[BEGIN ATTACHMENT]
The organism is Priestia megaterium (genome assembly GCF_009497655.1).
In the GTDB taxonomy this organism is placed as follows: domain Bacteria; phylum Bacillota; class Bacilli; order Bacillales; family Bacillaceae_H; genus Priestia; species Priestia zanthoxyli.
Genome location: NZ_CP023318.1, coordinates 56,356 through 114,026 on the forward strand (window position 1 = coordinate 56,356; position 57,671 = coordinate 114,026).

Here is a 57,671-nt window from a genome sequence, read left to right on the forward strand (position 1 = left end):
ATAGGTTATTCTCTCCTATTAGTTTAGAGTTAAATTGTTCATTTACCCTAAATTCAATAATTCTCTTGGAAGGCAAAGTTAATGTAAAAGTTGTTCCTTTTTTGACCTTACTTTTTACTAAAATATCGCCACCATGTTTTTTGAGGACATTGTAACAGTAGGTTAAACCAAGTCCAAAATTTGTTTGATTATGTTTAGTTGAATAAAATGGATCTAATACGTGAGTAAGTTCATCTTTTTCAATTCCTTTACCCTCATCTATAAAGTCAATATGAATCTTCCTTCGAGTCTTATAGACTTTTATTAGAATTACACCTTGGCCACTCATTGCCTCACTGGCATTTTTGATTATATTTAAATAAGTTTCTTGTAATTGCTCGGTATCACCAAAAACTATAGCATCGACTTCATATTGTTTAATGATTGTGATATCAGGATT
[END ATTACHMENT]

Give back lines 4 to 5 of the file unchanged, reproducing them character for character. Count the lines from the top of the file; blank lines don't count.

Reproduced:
Here is a 57,671-nt window from a genome sequence, read left to right on the forward strand (position 1 = left end):
ATAGGTTATTCTCTCCTATTAGTTTAGAGTTAAATTGTTCATTTACCCTAAATTCAATAATTCTCTTGGAAGGCAAAGTTAATGTAAAAGTTGTTCCTTTTTTGACCTTACTTTTTACTAAAATATCGCCACCATGTTTTTTGAGGACATTGTAACAGTAGGTTAAACCAAGTCCAAAATTTGTTTGATTATGTTTAGTTGAATAAAATGGATCTAATACGTGAGTAAGTTCATCTTTTTCAATTCCTTTACCCTCATCTATAAAGTCAATATGAATCTTCCTTCGAGTCTTATAGACTTTTATTAGAATTACACCTTGGCCACTCATTGCCTCACTGGCATTTTTGATTATATTTAAATAAGTTTCTTGTAATTGCTCGGTATCACCAAAAACTATAGCATCGACTTCATATTGTTTAATGATTGTGATATCAGGATT